The government has failed to negotiate an exit that people want, uniting Remain and Leave voters against their so called Withdrawal Agreement. There were many opportunities along the way to negotiate something better which they failed to take.
1 Why did the government surrender early on over the issue of negotiating the Withdrawal and the future partnership questions together? That was the clear promise in the Conservative Manifesto which the PM ditched for no good reason.
2. When the issue of money was first raised the UK had a good counter that it did not owe them most of what they demanded. Why did the UK surrender on the money when there is no Treaty base requiring them to do so? Why didn’t they follow the logic of their own mantra, “Nothing is agreed until everything is agreed”, and demand things in return for offering any ex gratia payments?
3. Why when the issue of the Northern Irish border was first raised, didn’t the government explain how this VAT/Excise/currency/anti terrorism border works today, and explain there was no need to impose new barriers at the border to slow down trade in future? Why didn’t the UK say it would not itself be imposing new barriers at the border, and advise the EU to make a similar declaration?
4. Why didn’t the government ever get round to tabling a comprehensive free trade deal? We know from official EU statements they were receptive to that, but could not negotiate one if the UK refused to table one.
5. When Parliament voted for the Brady compromise, a substantial concession by the Eurosceptics who voted for it, why did the government fail to table any of those proposals for dealing with the border issue in its talks with the EU?
6. Why now the EU Trade Commissioner has repeated the EU’s willingness to have a comprehensive free trade agreement if we just leave will the government still not get on and table one and leave as originally promised? This after all was the MALTHOUSE 2 proposal under the Brady compromise, with considerable support across Conservative MPs.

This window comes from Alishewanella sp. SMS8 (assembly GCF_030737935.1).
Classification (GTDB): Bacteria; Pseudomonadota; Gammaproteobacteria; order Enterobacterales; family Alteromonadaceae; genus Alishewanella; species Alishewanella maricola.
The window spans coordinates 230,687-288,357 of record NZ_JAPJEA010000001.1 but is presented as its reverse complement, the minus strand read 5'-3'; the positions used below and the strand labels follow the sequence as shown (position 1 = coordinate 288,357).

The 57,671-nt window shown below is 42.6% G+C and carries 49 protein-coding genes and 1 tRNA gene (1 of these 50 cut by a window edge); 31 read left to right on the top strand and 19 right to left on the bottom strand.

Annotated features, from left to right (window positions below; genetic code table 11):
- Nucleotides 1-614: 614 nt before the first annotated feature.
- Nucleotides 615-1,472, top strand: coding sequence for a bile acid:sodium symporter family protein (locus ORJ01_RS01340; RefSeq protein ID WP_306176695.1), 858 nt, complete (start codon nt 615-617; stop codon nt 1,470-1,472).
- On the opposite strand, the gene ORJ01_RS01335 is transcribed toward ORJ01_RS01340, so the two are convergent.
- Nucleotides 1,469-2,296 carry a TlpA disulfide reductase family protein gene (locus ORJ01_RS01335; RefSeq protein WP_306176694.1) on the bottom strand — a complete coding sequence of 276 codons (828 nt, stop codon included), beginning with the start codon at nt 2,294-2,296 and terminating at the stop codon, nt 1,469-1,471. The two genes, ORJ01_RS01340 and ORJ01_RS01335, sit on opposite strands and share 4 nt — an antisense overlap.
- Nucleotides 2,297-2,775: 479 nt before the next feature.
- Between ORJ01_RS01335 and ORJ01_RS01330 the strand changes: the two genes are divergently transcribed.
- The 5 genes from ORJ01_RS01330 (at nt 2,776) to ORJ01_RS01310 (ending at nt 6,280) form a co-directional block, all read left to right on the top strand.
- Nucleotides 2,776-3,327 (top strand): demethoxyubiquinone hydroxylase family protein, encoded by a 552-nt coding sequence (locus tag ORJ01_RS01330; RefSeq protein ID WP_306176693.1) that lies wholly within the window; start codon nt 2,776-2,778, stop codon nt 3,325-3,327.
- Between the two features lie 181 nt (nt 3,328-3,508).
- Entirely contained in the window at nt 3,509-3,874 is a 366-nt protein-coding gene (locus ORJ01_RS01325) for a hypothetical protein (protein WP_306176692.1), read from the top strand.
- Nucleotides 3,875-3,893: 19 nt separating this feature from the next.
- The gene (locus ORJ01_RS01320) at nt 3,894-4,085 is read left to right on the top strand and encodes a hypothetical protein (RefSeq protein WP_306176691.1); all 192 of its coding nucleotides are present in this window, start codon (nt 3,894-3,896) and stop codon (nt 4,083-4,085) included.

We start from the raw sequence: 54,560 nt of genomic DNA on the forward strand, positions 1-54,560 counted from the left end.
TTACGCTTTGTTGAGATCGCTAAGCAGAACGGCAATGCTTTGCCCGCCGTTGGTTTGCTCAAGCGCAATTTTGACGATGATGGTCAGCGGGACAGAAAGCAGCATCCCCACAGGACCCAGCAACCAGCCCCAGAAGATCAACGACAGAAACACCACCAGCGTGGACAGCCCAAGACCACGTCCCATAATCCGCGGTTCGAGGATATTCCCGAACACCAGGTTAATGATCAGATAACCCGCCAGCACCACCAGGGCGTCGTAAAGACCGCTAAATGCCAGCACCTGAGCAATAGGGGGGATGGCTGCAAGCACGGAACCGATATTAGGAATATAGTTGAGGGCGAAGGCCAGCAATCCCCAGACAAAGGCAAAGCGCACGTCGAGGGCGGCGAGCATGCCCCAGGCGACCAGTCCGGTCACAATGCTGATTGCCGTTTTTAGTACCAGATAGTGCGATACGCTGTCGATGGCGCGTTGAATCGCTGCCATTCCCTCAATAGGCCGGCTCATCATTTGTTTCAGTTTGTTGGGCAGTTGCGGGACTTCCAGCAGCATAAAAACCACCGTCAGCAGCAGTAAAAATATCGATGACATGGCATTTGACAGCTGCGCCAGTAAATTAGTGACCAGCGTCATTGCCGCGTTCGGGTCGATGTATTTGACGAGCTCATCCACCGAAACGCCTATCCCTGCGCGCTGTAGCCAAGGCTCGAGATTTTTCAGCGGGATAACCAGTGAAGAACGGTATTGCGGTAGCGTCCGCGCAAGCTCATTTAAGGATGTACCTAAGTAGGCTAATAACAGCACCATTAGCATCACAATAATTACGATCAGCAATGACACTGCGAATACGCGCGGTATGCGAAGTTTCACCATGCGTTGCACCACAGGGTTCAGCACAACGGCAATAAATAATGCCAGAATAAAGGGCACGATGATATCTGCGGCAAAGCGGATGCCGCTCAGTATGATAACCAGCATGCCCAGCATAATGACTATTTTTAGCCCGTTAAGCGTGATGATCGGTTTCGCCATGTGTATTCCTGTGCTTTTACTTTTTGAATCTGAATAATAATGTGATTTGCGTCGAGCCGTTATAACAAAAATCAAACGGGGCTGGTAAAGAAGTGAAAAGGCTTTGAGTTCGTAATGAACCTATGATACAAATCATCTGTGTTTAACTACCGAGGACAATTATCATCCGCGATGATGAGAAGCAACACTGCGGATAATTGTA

7. Why did the government abandon the pledge that No deal is better than a bad deal?
8. Why did the government tear up its promise that we would leave on 29 March 2019?
I – and others – offered good advice throughout these negotiations urging the government to be much firmer, to hold to its positions that nothing is agreed until everything is agreed and no deal is better than a bad deal to maximise the UK’s negotiating leverage. Instead the government at every turn ignored this good advice and sought to weaken or undermine the UK position by making needless concessions too early. The EU soon realised that as long as they refused to budge the UK would surrender on all the things the EU wanted to insist on.
It is because the negotiations have been so poor from the UK side that we now must just leave without signing the Withdrawal Treaty. The public understood only too clearly how the UK had to argue its corner and dig in over what we thought was fair. Only the government seemed unable to grasp the basics of how to negotiate.